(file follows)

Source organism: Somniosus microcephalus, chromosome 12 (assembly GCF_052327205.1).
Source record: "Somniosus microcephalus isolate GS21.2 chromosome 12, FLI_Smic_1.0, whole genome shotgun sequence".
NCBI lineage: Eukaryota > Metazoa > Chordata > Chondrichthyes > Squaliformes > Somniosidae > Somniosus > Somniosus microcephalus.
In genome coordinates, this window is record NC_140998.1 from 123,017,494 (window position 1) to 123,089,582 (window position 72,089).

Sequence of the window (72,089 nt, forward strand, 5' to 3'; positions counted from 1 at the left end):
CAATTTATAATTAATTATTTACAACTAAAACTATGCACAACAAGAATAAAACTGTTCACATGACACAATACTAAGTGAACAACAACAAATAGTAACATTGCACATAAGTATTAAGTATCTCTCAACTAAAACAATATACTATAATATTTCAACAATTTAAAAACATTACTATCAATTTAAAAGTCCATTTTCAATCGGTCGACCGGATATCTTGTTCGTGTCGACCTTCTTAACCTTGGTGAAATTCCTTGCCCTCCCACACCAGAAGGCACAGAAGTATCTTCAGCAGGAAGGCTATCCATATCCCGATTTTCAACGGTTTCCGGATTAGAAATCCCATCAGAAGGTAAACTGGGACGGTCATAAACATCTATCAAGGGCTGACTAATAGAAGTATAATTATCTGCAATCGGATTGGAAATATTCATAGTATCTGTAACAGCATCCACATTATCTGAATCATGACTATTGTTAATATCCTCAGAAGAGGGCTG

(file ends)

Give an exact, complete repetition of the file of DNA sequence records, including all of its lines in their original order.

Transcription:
Source organism: Somniosus microcephalus, chromosome 12 (assembly GCF_052327205.1).
Source record: "Somniosus microcephalus isolate GS21.2 chromosome 12, FLI_Smic_1.0, whole genome shotgun sequence".
NCBI lineage: Eukaryota > Metazoa > Chordata > Chondrichthyes > Squaliformes > Somniosidae > Somniosus > Somniosus microcephalus.
In genome coordinates, this window is record NC_140998.1 from 123,017,494 (window position 1) to 123,089,582 (window position 72,089).

Sequence of the window (72,089 nt, forward strand, 5' to 3'; positions counted from 1 at the left end):
CAATTTATAATTAATTATTTACAACTAAAACTATGCACAACAAGAATAAAACTGTTCACATGACACAATACTAAGTGAACAACAACAAATAGTAACATTGCACATAAGTATTAAGTATCTCTCAACTAAAACAATATACTATAATATTTCAACAATTTAAAAACATTACTATCAATTTAAAAGTCCATTTTCAATCGGTCGACCGGATATCTTGTTCGTGTCGACCTTCTTAACCTTGGTGAAATTCCTTGCCCTCCCACACCAGAAGGCACAGAAGTATCTTCAGCAGGAAGGCTATCCATATCCCGATTTTCAACGGTTTCCGGATTAGAAATCCCATCAGAAGGTAAACTGGGACGGTCATAAACATCTATCAAGGGCTGACTAATAGAAGTATAATTATCTGCAATCGGATTGGAAATATTCATAGTATCTGTAACAGCATCCACATTATCTGAATCATGACTATTGTTAATATCCTCAGAAGAGGGCTG